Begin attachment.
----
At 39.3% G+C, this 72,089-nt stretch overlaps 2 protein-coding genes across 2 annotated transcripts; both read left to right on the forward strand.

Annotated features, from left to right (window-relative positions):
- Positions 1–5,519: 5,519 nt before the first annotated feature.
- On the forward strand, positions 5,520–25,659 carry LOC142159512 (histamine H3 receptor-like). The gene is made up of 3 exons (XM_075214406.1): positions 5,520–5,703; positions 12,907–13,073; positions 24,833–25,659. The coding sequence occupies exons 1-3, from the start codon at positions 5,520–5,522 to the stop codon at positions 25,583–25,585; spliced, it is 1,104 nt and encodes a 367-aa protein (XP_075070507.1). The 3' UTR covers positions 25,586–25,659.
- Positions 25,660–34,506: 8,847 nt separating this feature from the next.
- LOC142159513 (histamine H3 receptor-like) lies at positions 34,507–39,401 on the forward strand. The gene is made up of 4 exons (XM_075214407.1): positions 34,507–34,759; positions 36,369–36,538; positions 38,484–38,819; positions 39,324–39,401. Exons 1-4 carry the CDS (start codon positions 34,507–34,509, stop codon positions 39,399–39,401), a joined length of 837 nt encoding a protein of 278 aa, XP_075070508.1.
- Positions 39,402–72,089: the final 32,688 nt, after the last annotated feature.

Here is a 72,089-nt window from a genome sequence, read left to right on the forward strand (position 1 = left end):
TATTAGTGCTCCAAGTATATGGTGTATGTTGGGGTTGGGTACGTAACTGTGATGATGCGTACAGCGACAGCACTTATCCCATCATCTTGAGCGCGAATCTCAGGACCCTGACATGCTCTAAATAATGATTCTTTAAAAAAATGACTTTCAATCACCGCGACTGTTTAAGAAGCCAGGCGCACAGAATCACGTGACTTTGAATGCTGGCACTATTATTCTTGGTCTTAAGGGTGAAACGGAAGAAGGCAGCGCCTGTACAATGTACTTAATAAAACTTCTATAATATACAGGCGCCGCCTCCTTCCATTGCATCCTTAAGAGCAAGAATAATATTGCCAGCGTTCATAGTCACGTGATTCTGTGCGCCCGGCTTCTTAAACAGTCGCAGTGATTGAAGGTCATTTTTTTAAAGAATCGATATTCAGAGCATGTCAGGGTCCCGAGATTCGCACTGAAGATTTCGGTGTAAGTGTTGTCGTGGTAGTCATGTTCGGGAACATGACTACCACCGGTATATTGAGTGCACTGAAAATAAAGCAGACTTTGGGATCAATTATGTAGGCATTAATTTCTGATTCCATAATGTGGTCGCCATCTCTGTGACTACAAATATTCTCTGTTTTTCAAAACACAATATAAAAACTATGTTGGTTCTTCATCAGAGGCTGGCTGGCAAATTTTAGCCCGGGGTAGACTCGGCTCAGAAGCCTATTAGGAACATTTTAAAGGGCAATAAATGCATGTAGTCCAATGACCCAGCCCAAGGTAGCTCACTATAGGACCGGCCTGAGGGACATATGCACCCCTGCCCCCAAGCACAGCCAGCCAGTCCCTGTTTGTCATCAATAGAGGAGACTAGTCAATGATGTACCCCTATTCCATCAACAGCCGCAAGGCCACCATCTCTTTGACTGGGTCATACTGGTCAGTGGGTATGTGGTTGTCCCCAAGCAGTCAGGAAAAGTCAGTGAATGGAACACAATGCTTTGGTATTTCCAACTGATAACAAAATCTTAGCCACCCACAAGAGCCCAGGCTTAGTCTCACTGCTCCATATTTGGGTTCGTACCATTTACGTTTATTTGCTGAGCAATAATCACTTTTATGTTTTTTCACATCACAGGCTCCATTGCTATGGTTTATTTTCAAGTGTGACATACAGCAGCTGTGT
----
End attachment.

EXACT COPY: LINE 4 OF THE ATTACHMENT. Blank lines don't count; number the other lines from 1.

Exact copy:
- On the forward strand, positions 5,520–25,659 carry LOC142159512 (histamine H3 receptor-like). The gene is made up of 3 exons (XM_075214406.1): positions 5,520–5,703; positions 12,907–13,073; positions 24,833–25,659. The coding sequence occupies exons 1-3, from the start codon at positions 5,520–5,522 to the stop codon at positions 25,583–25,585; spliced, it is 1,104 nt and encodes a 367-aa protein (XP_075070507.1). The 3' UTR covers positions 25,586–25,659.